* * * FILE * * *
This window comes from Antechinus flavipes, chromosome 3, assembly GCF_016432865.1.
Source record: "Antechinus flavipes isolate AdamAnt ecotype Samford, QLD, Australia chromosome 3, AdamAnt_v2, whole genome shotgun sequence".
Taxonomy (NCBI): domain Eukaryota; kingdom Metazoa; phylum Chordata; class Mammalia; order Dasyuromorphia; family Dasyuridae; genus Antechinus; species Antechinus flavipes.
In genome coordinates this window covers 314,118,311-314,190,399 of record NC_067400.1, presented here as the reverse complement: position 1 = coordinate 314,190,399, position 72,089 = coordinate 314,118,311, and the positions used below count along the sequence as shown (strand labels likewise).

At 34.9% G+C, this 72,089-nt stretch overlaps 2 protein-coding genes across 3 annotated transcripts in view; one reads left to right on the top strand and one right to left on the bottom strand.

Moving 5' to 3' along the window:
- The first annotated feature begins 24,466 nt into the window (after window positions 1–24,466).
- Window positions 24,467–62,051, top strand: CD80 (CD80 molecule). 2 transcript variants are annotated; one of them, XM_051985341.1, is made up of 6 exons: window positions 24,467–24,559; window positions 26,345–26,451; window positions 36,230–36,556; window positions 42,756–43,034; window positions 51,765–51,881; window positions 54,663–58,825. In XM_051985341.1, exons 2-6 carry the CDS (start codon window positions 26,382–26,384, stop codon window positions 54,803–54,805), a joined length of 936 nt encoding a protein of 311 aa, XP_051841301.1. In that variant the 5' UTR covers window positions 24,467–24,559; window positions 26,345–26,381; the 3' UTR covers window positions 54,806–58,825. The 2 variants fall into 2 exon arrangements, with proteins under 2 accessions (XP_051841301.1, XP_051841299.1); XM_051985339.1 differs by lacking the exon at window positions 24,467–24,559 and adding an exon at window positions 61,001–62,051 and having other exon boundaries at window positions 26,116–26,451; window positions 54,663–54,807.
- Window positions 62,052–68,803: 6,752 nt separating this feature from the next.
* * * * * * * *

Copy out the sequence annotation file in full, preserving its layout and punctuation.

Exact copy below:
This window comes from Antechinus flavipes, chromosome 3, assembly GCF_016432865.1.
Source record: "Antechinus flavipes isolate AdamAnt ecotype Samford, QLD, Australia chromosome 3, AdamAnt_v2, whole genome shotgun sequence".
Taxonomy (NCBI): domain Eukaryota; kingdom Metazoa; phylum Chordata; class Mammalia; order Dasyuromorphia; family Dasyuridae; genus Antechinus; species Antechinus flavipes.
In genome coordinates this window covers 314,118,311-314,190,399 of record NC_067400.1, presented here as the reverse complement: position 1 = coordinate 314,190,399, position 72,089 = coordinate 314,118,311, and the positions used below count along the sequence as shown (strand labels likewise).

At 34.9% G+C, this 72,089-nt stretch overlaps 2 protein-coding genes across 3 annotated transcripts in view; one reads left to right on the top strand and one right to left on the bottom strand.

Moving 5' to 3' along the window:
- The first annotated feature begins 24,466 nt into the window (after window positions 1–24,466).
- Window positions 24,467–62,051, top strand: CD80 (CD80 molecule). 2 transcript variants are annotated; one of them, XM_051985341.1, is made up of 6 exons: window positions 24,467–24,559; window positions 26,345–26,451; window positions 36,230–36,556; window positions 42,756–43,034; window positions 51,765–51,881; window positions 54,663–58,825. In XM_051985341.1, exons 2-6 carry the CDS (start codon window positions 26,382–26,384, stop codon window positions 54,803–54,805), a joined length of 936 nt encoding a protein of 311 aa, XP_051841301.1. In that variant the 5' UTR covers window positions 24,467–24,559; window positions 26,345–26,381; the 3' UTR covers window positions 54,806–58,825. The 2 variants fall into 2 exon arrangements, with proteins under 2 accessions (XP_051841301.1, XP_051841299.1); XM_051985339.1 differs by lacking the exon at window positions 24,467–24,559 and adding an exon at window positions 61,001–62,051 and having other exon boundaries at window positions 26,116–26,451; window positions 54,663–54,807.
- Window positions 62,052–68,803: 6,752 nt separating this feature from the next.